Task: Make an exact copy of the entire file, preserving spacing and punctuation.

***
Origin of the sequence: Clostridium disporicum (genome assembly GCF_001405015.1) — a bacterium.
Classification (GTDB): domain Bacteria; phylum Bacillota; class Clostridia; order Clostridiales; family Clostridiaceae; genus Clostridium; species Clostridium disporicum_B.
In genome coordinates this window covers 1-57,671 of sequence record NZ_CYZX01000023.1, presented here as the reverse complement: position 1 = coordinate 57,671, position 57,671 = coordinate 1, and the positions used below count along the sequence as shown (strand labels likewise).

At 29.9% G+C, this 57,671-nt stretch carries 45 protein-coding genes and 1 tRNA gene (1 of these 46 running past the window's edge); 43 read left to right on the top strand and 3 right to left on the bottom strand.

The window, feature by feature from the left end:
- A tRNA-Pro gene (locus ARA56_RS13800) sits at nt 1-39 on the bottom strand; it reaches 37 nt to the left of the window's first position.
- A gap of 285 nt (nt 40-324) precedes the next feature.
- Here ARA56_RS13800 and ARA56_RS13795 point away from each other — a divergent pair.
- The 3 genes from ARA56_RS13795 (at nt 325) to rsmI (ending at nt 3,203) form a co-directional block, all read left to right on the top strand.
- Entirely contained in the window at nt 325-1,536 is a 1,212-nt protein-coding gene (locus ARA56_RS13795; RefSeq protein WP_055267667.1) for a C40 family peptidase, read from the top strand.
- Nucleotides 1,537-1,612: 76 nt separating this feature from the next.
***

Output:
Origin of the sequence: Clostridium disporicum (genome assembly GCF_001405015.1) — a bacterium.
Classification (GTDB): domain Bacteria; phylum Bacillota; class Clostridia; order Clostridiales; family Clostridiaceae; genus Clostridium; species Clostridium disporicum_B.
In genome coordinates this window covers 1-57,671 of sequence record NZ_CYZX01000023.1, presented here as the reverse complement: position 1 = coordinate 57,671, position 57,671 = coordinate 1, and the positions used below count along the sequence as shown (strand labels likewise).

At 29.9% G+C, this 57,671-nt stretch carries 45 protein-coding genes and 1 tRNA gene (1 of these 46 running past the window's edge); 43 read left to right on the top strand and 3 right to left on the bottom strand.

The window, feature by feature from the left end:
- A tRNA-Pro gene (locus ARA56_RS13800) sits at nt 1-39 on the bottom strand; it reaches 37 nt to the left of the window's first position.
- A gap of 285 nt (nt 40-324) precedes the next feature.
- Here ARA56_RS13800 and ARA56_RS13795 point away from each other — a divergent pair.
- The 3 genes from ARA56_RS13795 (at nt 325) to rsmI (ending at nt 3,203) form a co-directional block, all read left to right on the top strand.
- Entirely contained in the window at nt 325-1,536 is a 1,212-nt protein-coding gene (locus ARA56_RS13795; RefSeq protein WP_055267667.1) for a C40 family peptidase, read from the top strand.
- Nucleotides 1,537-1,612: 76 nt separating this feature from the next.